Some of the names on the move ahead of the open.» Read More
More companies announced layoffs on Thursday as the employment picture continued to dim.
More companies announced layoffs on Tuesday as the employment picture continued to dim.
Another round of layoffs was announced by big-name companies Monday, adding to the gloom over rising unemployment.
More companies announced layoffs as the employment picture continued to dim.
Even on Inauguration Day, companies continued to announce layoffs, reinforcing the challenges facing Barack Obama.
Corporate layoffs have soared since New Year's. On Friday alone, GE, Pfizer, AMD, Wellpoint and Hertz announced big cuts.
Following are the day’s biggest winners and losers. Find out why shares of Fortress Investment Group and Infosys popped while Sony and Barclays dropped.
Financials are weaker: Citigroup down another 7 percent this morning after dropping 17 percent yesterday. Our Charlie Gasparino reporting that the Citi-Morgan Stanley brokerage deal is likely to be announced after the close today. European banks like Lloyds, Credit Suisse and UBS are also down 5 to 8 percent.
Google? No. Microsoft? Nope. Apple! Actually, no. It's Hewlett-Packard. Find out why big money managers will be buying this stock over the rest.
Plus, Cramer makes the call on Toyota, Lexmark, Affiliated Computer and more.
The Dow fell on Tuesday, despite a steep decline in the price of oil. Also investors hammered energy and materials companies. Has the commodity bubble popped?
For the first time ever, shareholders at a publicly traded company had a "say on pay."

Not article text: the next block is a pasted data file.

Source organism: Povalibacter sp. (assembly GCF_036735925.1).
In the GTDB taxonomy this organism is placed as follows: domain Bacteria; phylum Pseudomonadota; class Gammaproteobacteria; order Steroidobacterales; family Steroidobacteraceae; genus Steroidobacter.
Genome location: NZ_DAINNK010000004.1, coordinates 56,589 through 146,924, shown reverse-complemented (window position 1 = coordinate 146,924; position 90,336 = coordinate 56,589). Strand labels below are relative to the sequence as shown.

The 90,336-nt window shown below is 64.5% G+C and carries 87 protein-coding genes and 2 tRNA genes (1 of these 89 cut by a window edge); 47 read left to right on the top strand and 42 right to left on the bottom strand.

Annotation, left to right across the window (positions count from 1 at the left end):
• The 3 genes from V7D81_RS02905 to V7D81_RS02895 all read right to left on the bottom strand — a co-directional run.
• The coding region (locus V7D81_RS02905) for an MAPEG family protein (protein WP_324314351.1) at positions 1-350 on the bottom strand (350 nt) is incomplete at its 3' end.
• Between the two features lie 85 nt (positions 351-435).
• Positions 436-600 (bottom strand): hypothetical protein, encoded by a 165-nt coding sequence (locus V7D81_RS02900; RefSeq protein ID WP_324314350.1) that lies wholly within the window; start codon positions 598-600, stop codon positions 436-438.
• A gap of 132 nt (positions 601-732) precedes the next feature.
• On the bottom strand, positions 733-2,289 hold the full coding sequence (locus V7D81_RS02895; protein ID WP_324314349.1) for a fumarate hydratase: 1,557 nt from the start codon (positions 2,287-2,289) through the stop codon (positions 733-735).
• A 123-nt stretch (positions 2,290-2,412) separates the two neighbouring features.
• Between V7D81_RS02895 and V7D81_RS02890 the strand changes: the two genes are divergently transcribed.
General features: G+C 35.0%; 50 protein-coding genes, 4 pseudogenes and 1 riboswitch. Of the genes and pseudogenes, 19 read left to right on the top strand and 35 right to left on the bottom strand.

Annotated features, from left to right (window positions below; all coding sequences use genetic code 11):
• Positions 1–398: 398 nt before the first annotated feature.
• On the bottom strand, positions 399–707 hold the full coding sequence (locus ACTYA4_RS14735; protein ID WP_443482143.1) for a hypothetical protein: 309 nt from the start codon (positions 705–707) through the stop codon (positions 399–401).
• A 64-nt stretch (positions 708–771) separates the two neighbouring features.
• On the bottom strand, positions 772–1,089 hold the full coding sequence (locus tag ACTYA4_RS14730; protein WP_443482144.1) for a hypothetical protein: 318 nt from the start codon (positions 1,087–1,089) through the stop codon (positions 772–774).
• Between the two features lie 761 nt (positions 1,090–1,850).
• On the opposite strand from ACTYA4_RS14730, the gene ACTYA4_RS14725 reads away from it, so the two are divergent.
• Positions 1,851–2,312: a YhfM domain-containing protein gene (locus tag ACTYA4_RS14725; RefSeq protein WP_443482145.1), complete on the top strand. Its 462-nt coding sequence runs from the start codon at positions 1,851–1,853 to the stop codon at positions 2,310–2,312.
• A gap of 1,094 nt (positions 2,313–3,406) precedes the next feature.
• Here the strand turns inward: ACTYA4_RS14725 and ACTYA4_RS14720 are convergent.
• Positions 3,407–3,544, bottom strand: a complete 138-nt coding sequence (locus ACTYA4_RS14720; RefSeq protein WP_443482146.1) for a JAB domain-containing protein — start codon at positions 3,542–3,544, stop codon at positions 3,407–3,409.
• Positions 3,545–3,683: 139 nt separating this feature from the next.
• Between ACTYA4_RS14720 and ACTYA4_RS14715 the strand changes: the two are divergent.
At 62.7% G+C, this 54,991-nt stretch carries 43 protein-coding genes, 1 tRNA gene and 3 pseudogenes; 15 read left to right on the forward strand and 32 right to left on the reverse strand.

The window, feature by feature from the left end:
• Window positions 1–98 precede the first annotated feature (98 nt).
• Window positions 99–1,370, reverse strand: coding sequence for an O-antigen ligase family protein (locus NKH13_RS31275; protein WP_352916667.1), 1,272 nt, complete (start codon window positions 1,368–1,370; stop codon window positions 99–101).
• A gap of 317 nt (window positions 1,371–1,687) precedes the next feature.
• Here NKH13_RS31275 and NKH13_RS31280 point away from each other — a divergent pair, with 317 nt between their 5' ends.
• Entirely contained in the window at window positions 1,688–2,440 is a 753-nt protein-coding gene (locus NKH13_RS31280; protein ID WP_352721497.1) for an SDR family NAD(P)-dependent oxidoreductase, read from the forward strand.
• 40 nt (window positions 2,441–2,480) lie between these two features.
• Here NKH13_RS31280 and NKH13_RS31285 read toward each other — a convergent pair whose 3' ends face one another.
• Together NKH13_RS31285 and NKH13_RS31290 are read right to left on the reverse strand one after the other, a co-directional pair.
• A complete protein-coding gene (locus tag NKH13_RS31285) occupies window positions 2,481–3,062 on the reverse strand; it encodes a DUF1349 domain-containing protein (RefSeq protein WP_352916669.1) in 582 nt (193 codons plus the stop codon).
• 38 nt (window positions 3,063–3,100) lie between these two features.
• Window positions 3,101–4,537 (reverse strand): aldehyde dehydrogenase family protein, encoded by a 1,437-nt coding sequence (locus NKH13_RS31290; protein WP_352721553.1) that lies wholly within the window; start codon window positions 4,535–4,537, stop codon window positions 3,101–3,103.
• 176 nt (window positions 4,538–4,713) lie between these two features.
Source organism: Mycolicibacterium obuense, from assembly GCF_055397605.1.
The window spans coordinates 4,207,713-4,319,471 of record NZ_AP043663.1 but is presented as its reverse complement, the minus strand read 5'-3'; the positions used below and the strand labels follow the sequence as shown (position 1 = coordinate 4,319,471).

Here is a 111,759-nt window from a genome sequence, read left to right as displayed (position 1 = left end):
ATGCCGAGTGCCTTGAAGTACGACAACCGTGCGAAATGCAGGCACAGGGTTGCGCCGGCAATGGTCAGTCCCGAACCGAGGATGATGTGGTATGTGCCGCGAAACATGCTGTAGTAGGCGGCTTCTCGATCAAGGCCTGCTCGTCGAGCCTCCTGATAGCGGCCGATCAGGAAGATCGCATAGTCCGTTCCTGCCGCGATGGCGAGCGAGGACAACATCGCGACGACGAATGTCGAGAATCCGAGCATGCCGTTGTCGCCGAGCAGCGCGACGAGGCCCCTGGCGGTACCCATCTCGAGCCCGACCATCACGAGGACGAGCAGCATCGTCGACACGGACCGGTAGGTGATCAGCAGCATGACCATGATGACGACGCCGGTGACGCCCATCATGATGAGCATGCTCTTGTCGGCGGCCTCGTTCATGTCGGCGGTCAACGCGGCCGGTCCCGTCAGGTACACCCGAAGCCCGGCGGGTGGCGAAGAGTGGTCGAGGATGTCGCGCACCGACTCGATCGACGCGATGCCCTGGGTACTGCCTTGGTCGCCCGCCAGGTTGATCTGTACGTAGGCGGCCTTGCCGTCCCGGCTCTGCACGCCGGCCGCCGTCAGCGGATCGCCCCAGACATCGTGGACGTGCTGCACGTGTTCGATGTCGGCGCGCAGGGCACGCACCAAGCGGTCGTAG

Following are the day’s biggest winners and losers. Find out why shares of Google and Wynn popped while BJ Services and Netflix dropped.
As of Friday, 441 (just under 90%) of the S&P 500 companies have reported earnings. Here's a look at which companies have had the biggest surprises so far...
To date 364 (just under 75%) of the S&P 500 companies have reported earnings. Here's a look at which companies have had the biggest surprises so far...
Beware of stocks getting an artificial bounce from a ‘short squeeze.’ Instead, Jeff Macke explains how to use the squeeze to get out of bad stocks while you still can.
Stocks closed higher in another jittery session, helped by expectations of another Fed rate cut and an economic stimulus package from the federal government.
The Street wants a 50 bp cut from the Fed on Wednesday; it's widely believed that a 25 bp cut would be a real disappointment. The other hope for bulls is that nonfarm payrolls surprises on the upside this Friday.
Stocks ended broadly higher amid continued strength in the tech sector, which gained following Research in Motion's deal to distribute BlackBerry smartphones in China, along with strong earnings reported by Apple.
Lexmark (LXK) options activity suggests the Dell (DELL) takeover chatter may not be far off the mark.